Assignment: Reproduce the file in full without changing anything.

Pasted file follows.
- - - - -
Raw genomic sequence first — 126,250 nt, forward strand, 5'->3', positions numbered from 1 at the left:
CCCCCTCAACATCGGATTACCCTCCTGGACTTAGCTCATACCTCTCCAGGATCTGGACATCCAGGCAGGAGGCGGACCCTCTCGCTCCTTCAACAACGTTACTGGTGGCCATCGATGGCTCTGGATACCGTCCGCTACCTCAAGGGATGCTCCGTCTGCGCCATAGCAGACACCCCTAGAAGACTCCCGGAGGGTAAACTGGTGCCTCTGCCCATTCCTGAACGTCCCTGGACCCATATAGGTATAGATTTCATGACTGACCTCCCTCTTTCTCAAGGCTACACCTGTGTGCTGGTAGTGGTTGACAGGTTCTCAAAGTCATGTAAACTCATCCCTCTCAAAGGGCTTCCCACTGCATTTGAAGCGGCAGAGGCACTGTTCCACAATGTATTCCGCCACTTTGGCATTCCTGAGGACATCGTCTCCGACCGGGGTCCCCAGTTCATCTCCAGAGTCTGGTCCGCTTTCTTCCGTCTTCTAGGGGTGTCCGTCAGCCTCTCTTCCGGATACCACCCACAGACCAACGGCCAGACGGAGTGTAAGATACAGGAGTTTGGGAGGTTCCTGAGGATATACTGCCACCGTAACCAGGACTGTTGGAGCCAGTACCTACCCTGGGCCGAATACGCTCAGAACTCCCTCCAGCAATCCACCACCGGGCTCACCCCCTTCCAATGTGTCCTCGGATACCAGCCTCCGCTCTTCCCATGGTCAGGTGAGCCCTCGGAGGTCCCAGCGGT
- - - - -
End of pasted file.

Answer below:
Raw genomic sequence first — 126,250 nt, forward strand, 5'->3', positions numbered from 1 at the left:
CCCCCTCAACATCGGATTACCCTCCTGGACTTAGCTCATACCTCTCCAGGATCTGGACATCCAGGCAGGAGGCGGACCCTCTCGCTCCTTCAACAACGTTACTGGTGGCCATCGATGGCTCTGGATACCGTCCGCTACCTCAAGGGATGCTCCGTCTGCGCCATAGCAGACACCCCTAGAAGACTCCCGGAGGGTAAACTGGTGCCTCTGCCCATTCCTGAACGTCCCTGGACCCATATAGGTATAGATTTCATGACTGACCTCCCTCTTTCTCAAGGCTACACCTGTGTGCTGGTAGTGGTTGACAGGTTCTCAAAGTCATGTAAACTCATCCCTCTCAAAGGGCTTCCCACTGCATTTGAAGCGGCAGAGGCACTGTTCCACAATGTATTCCGCCACTTTGGCATTCCTGAGGACATCGTCTCCGACCGGGGTCCCCAGTTCATCTCCAGAGTCTGGTCCGCTTTCTTCCGTCTTCTAGGGGTGTCCGTCAGCCTCTCTTCCGGATACCACCCACAGACCAACGGCCAGACGGAGTGTAAGATACAGGAGTTTGGGAGGTTCCTGAGGATATACTGCCACCGTAACCAGGACTGTTGGAGCCAGTACCTACCCTGGGCCGAATACGCTCAGAACTCCCTCCAGCAATCCACCACCGGGCTCACCCCCTTCCAATGTGTCCTCGGATACCAGCCTCCGCTCTTCCCATGGTCAGGTGAGCCCTCGGAGGTCCCAGCGGT